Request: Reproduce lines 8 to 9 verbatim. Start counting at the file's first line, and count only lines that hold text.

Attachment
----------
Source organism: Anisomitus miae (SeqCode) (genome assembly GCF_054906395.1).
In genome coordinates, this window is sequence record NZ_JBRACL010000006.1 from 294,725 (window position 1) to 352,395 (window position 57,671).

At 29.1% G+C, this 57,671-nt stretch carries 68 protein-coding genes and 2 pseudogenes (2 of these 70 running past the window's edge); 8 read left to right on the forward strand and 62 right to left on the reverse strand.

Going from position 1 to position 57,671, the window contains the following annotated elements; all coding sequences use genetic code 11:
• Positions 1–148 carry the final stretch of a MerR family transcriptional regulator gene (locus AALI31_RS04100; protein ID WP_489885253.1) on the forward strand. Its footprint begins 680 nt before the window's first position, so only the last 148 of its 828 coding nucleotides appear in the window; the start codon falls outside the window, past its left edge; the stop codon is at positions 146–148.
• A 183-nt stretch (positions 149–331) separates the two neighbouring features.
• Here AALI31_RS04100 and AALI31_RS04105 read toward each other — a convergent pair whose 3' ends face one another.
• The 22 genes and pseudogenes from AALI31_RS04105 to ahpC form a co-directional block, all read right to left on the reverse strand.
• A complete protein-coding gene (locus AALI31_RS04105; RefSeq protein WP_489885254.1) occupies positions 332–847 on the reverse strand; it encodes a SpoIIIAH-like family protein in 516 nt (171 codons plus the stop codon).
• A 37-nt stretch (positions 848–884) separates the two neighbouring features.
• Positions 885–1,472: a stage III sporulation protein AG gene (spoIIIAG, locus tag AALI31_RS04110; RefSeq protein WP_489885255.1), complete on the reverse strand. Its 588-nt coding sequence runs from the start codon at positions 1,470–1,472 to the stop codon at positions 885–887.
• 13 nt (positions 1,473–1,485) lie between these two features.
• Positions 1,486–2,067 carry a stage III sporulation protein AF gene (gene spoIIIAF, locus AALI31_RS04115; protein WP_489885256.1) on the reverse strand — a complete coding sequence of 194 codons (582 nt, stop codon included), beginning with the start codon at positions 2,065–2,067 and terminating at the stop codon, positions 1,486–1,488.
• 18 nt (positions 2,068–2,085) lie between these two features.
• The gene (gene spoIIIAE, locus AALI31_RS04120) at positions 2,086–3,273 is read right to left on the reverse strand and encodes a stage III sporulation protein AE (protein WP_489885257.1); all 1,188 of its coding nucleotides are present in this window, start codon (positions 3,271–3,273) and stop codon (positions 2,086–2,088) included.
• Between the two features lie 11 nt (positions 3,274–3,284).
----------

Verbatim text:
• The 22 genes and pseudogenes from AALI31_RS04105 to ahpC form a co-directional block, all read right to left on the reverse strand.
• A complete protein-coding gene (locus AALI31_RS04105; RefSeq protein WP_489885254.1) occupies positions 332–847 on the reverse strand; it encodes a SpoIIIAH-like family protein in 516 nt (171 codons plus the stop codon).